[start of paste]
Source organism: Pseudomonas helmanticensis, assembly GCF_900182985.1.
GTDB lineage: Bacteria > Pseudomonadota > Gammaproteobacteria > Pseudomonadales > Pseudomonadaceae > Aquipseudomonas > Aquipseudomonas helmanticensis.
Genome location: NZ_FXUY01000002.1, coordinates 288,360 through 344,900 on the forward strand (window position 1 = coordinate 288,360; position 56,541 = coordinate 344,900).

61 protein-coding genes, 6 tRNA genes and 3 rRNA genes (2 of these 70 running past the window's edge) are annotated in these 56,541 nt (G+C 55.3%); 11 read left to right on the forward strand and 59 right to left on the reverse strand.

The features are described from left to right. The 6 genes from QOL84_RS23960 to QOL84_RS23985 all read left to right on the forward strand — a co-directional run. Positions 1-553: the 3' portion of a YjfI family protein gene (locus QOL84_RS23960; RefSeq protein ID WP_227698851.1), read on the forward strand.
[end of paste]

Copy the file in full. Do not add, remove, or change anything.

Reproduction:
Source organism: Pseudomonas helmanticensis, assembly GCF_900182985.1.
GTDB lineage: Bacteria > Pseudomonadota > Gammaproteobacteria > Pseudomonadales > Pseudomonadaceae > Aquipseudomonas > Aquipseudomonas helmanticensis.
Genome location: NZ_FXUY01000002.1, coordinates 288,360 through 344,900 on the forward strand (window position 1 = coordinate 288,360; position 56,541 = coordinate 344,900).

61 protein-coding genes, 6 tRNA genes and 3 rRNA genes (2 of these 70 running past the window's edge) are annotated in these 56,541 nt (G+C 55.3%); 11 read left to right on the forward strand and 59 right to left on the reverse strand.

The features are described from left to right. The 6 genes from QOL84_RS23960 to QOL84_RS23985 all read left to right on the forward strand — a co-directional run. Positions 1-553: the 3' portion of a YjfI family protein gene (locus QOL84_RS23960; RefSeq protein ID WP_227698851.1), read on the forward strand.